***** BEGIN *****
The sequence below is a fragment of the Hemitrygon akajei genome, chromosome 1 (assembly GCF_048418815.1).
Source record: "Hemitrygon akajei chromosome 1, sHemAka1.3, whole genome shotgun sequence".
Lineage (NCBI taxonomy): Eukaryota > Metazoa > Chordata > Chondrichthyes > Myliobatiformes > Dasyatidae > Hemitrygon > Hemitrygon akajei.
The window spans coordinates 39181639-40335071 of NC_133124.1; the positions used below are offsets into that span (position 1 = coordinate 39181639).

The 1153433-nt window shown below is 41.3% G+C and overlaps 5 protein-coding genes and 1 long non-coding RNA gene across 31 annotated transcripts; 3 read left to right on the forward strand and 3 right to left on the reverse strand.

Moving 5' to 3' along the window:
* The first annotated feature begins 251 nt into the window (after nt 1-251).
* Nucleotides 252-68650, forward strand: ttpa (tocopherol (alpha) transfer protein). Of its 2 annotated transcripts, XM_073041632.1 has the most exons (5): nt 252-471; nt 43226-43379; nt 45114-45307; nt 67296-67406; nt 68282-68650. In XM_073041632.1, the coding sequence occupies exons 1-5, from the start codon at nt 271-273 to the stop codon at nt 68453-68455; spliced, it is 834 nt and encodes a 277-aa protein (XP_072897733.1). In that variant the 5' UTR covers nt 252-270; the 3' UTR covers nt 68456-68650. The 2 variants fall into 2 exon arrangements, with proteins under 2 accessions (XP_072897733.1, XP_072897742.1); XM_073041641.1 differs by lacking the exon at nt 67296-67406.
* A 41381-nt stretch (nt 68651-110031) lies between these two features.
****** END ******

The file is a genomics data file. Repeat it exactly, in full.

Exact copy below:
The sequence below is a fragment of the Hemitrygon akajei genome, chromosome 1 (assembly GCF_048418815.1).
Source record: "Hemitrygon akajei chromosome 1, sHemAka1.3, whole genome shotgun sequence".
Lineage (NCBI taxonomy): Eukaryota > Metazoa > Chordata > Chondrichthyes > Myliobatiformes > Dasyatidae > Hemitrygon > Hemitrygon akajei.
The window spans coordinates 39181639-40335071 of NC_133124.1; the positions used below are offsets into that span (position 1 = coordinate 39181639).

The 1153433-nt window shown below is 41.3% G+C and overlaps 5 protein-coding genes and 1 long non-coding RNA gene across 31 annotated transcripts; 3 read left to right on the forward strand and 3 right to left on the reverse strand.

Moving 5' to 3' along the window:
* The first annotated feature begins 251 nt into the window (after nt 1-251).
* Nucleotides 252-68650, forward strand: ttpa (tocopherol (alpha) transfer protein). Of its 2 annotated transcripts, XM_073041632.1 has the most exons (5): nt 252-471; nt 43226-43379; nt 45114-45307; nt 67296-67406; nt 68282-68650. In XM_073041632.1, the coding sequence occupies exons 1-5, from the start codon at nt 271-273 to the stop codon at nt 68453-68455; spliced, it is 834 nt and encodes a 277-aa protein (XP_072897733.1). In that variant the 5' UTR covers nt 252-270; the 3' UTR covers nt 68456-68650. The 2 variants fall into 2 exon arrangements, with proteins under 2 accessions (XP_072897733.1, XP_072897742.1); XM_073041641.1 differs by lacking the exon at nt 67296-67406.
* A 41381-nt stretch (nt 68651-110031) lies between these two features.